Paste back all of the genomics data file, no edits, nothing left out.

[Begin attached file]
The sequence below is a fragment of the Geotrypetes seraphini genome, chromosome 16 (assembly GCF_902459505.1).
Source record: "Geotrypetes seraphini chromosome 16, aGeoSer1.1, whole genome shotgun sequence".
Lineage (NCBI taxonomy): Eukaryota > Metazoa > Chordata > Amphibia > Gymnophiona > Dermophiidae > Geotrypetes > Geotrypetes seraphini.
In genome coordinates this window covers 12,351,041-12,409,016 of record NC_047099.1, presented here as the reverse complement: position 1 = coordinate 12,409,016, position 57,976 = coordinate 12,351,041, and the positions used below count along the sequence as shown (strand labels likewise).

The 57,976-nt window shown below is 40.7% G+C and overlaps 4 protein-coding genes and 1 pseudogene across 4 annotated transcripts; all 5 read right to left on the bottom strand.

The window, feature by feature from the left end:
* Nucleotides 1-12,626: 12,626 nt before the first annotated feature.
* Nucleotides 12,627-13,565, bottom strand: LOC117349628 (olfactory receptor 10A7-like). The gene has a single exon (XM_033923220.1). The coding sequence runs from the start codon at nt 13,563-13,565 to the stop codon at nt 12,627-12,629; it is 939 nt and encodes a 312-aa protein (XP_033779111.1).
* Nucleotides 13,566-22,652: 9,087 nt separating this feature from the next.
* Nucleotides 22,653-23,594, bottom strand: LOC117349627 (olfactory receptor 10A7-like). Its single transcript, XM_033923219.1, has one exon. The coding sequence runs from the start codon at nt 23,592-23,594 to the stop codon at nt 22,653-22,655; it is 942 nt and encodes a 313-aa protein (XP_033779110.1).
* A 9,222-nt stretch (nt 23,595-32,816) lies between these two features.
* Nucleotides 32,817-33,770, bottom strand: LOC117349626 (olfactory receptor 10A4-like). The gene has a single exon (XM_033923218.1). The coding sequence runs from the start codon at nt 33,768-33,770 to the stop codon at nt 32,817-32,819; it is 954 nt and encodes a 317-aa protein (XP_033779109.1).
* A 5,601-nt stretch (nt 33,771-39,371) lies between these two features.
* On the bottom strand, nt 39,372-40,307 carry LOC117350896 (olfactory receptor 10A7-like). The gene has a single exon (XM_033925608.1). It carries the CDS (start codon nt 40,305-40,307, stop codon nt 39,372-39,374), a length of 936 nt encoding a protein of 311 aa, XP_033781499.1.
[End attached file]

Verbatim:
The sequence below is a fragment of the Geotrypetes seraphini genome, chromosome 16 (assembly GCF_902459505.1).
Source record: "Geotrypetes seraphini chromosome 16, aGeoSer1.1, whole genome shotgun sequence".
Lineage (NCBI taxonomy): Eukaryota > Metazoa > Chordata > Amphibia > Gymnophiona > Dermophiidae > Geotrypetes > Geotrypetes seraphini.
In genome coordinates this window covers 12,351,041-12,409,016 of record NC_047099.1, presented here as the reverse complement: position 1 = coordinate 12,409,016, position 57,976 = coordinate 12,351,041, and the positions used below count along the sequence as shown (strand labels likewise).

The 57,976-nt window shown below is 40.7% G+C and overlaps 4 protein-coding genes and 1 pseudogene across 4 annotated transcripts; all 5 read right to left on the bottom strand.

The window, feature by feature from the left end:
* Nucleotides 1-12,626: 12,626 nt before the first annotated feature.
* Nucleotides 12,627-13,565, bottom strand: LOC117349628 (olfactory receptor 10A7-like). The gene has a single exon (XM_033923220.1). The coding sequence runs from the start codon at nt 13,563-13,565 to the stop codon at nt 12,627-12,629; it is 939 nt and encodes a 312-aa protein (XP_033779111.1).
* Nucleotides 13,566-22,652: 9,087 nt separating this feature from the next.
* Nucleotides 22,653-23,594, bottom strand: LOC117349627 (olfactory receptor 10A7-like). Its single transcript, XM_033923219.1, has one exon. The coding sequence runs from the start codon at nt 23,592-23,594 to the stop codon at nt 22,653-22,655; it is 942 nt and encodes a 313-aa protein (XP_033779110.1).
* A 9,222-nt stretch (nt 23,595-32,816) lies between these two features.
* Nucleotides 32,817-33,770, bottom strand: LOC117349626 (olfactory receptor 10A4-like). The gene has a single exon (XM_033923218.1). The coding sequence runs from the start codon at nt 33,768-33,770 to the stop codon at nt 32,817-32,819; it is 954 nt and encodes a 317-aa protein (XP_033779109.1).
* A 5,601-nt stretch (nt 33,771-39,371) lies between these two features.
* On the bottom strand, nt 39,372-40,307 carry LOC117350896 (olfactory receptor 10A7-like). The gene has a single exon (XM_033925608.1). It carries the CDS (start codon nt 40,305-40,307, stop codon nt 39,372-39,374), a length of 936 nt encoding a protein of 311 aa, XP_033781499.1.